AHA: Snow Shoveling Increases Risk of Heart Attack, Sudden Cardiac Arrest

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An American Heart Association scientific statement cautions individuals with known or suspected cardiovascular disease or risk factors against shoveling snow.

The exertion of shoveling snow could increase the risk of heart attack or sudden cardiac arrest, according to findings from the American Heart Association.1 In a scientific statement, the organization notes that the risk can be for individuals with or without heart disease.1,2

Man clearing snow by shovel after snowfall. Outdoors. | Image Credit: svetlana_cherruty - stock.adobe.com

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"Shoveling a little snow off your sidewalk may not seem like hard work. However, the strain of heavy snow shoveling may be as or even more demanding on the heart than taking a treadmill stress test, according to research we’ve conducted,” Barry Franklin, PhD, FAHA, director of preventive cardiology and cardiac rehabilitation at Corewell Health East at the William Beaumont University Hospital, said in the statement. “For example, after only 2 minutes of snow shoveling, study participants’ heart rates exceeded 85% of maximal heart rate, which is a level more commonly expected during intense aerobic exercise testing. The impact is hardest on those [individuals] who are least fit.”1

Tips for Shoveling, According to the American Heart Association

  1. If someone knows or suspects they have a heart disease or risk factor,, they should have someone else remove the snow for them.
  2. If having someone else remove the snow is not possible, start gradually and set a slower pace.
  3. Wear layered clothing to stay warm, ensuring that the mouth and nose are covered, especially in the increased wind.
  4. Consider pushing or sweeping the snow instead of shoveling, as it requires less exertion.
  5. If possible, use an automated snow blower instead of shoveling, but proceed with caution.

According to the press release, Franklin said there are 5 ways that snow shoveling affects the heart. First, he stated that the action involves mostly isometric or static exertion, which contracts muscles without any movement in the surrounding joints. Additionally, snow shoveling is more taxing and demanding for the heart due to it involving mostly arm work. Franklin also added that when lifting heavy snow, individuals tend to subconsciously hold their breath, leading to an increase in heart rate and blood pressure. Further, due to the legs not moving as much as the arms, blood pools in the lower extremities, which limits the blood from being oxygenated in the heart. Lastly, when breathing cold air, blood vessels constrict more causing a rise in blood pressure and constricting the coronary arteries.1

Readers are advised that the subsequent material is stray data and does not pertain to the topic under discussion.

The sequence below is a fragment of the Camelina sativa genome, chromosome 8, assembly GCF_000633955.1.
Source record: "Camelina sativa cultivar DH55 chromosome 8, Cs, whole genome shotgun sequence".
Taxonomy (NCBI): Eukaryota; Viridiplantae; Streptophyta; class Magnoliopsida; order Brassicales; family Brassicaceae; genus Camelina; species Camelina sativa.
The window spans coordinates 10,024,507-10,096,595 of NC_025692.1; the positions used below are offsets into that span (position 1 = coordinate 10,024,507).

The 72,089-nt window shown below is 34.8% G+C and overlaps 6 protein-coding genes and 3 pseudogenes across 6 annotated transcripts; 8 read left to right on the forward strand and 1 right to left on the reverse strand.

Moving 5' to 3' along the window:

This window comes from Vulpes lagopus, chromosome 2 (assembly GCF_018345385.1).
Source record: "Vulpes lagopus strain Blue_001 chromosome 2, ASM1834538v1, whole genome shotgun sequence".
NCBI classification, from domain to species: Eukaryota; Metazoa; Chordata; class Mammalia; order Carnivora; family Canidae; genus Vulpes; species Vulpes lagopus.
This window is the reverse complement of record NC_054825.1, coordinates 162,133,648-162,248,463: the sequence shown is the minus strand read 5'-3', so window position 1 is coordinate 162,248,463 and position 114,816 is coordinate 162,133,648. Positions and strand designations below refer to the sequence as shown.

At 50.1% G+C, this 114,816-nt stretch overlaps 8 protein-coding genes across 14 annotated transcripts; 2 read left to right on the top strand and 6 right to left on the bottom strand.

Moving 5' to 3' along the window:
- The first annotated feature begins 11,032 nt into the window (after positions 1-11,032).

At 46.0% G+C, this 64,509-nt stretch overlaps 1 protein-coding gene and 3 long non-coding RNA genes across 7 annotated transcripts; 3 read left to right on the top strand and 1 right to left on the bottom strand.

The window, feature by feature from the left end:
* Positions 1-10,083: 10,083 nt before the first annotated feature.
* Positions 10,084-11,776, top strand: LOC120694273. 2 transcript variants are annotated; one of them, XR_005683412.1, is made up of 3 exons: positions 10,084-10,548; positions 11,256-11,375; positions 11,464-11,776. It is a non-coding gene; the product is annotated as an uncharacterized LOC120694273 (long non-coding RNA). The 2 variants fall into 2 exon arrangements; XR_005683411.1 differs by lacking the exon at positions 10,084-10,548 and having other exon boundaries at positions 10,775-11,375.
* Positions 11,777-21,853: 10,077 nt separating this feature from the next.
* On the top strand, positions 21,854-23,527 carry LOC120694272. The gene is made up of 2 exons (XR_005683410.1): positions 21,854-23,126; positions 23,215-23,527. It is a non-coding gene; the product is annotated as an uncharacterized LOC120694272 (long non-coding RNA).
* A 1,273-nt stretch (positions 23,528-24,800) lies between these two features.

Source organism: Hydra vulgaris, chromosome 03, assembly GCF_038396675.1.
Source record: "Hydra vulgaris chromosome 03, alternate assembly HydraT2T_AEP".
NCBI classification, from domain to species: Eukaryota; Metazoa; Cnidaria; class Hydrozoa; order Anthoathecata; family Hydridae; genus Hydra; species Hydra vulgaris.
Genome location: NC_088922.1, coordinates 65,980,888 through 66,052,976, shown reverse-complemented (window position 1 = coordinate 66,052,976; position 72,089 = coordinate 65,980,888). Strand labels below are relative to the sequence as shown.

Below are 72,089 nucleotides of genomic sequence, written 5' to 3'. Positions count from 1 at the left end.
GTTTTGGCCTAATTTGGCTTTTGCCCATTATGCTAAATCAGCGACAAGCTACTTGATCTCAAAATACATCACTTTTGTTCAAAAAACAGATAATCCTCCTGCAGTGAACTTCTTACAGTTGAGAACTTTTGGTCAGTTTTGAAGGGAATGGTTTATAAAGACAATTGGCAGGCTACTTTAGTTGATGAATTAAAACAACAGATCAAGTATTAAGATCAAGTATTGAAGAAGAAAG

The risk when shoveling is greatest for those who have cardiovascular risks, including a sedentary lifestyle or obesity, current or former smokers, diabetes, high cholesterol or high blood pressure, and who previously had a heart attack or stroke, according to Franklin.1

“[Individuals] with these characteristics and those who have had bypass surgery or coronary angioplasty simply should not be shoveling snow in any conditions,” Franklin said in the press release. “We often see events in [those] who are usually sedentary, they work at a computer all day or get little or no exercise. Then once or twice a year they go out and try to shovel the driveway after a heavy snowfall and that unexpected exertion can unfortunately lead to tragedy.”1

Franklin added that if someone knows or suspects that they have a heart disease or risk factor, they should have someone remove the snow for them. However, if that is not possible, Franklin said to start gradually and to set a slower pace. He added to wear layered clothing and cover the mouth and nose. He also suggested to push or sweep the snow because it requires less exertion. If possible, using an automated snow blower is preferred to shoveling, but individuals should still proceed with caution.1

Further, Franklin said that individuals should be extra careful when it is windy as that decreases the temperature and increases the effects of the cold in the body.1

References

  1. Snow shoveling, cold temperatures combine for perfect storm of heart health hazards. Press release. American Heart Association. January 11, 2024. Accessed January 15, 2024. https://newsroom.heart.org/news/snow-shoveling-cold-temperatures-combine-for-perfect-storm-of-heart-health-hazards
  2. Franklin BA, Thompson PD, Al-Zaiti SS, Albert CM, et al. Exercise-Related Acute Cardiovascular Events and Potential Deleterious Adaptations Following Long-Term Exercise Training: Placing the Risks Into Perspective-An Update: A Scientific Statement From the American Heart Association. Circulation. 2020;141(13):e705-e736. doi:10.1161/CIR.0000000000000749
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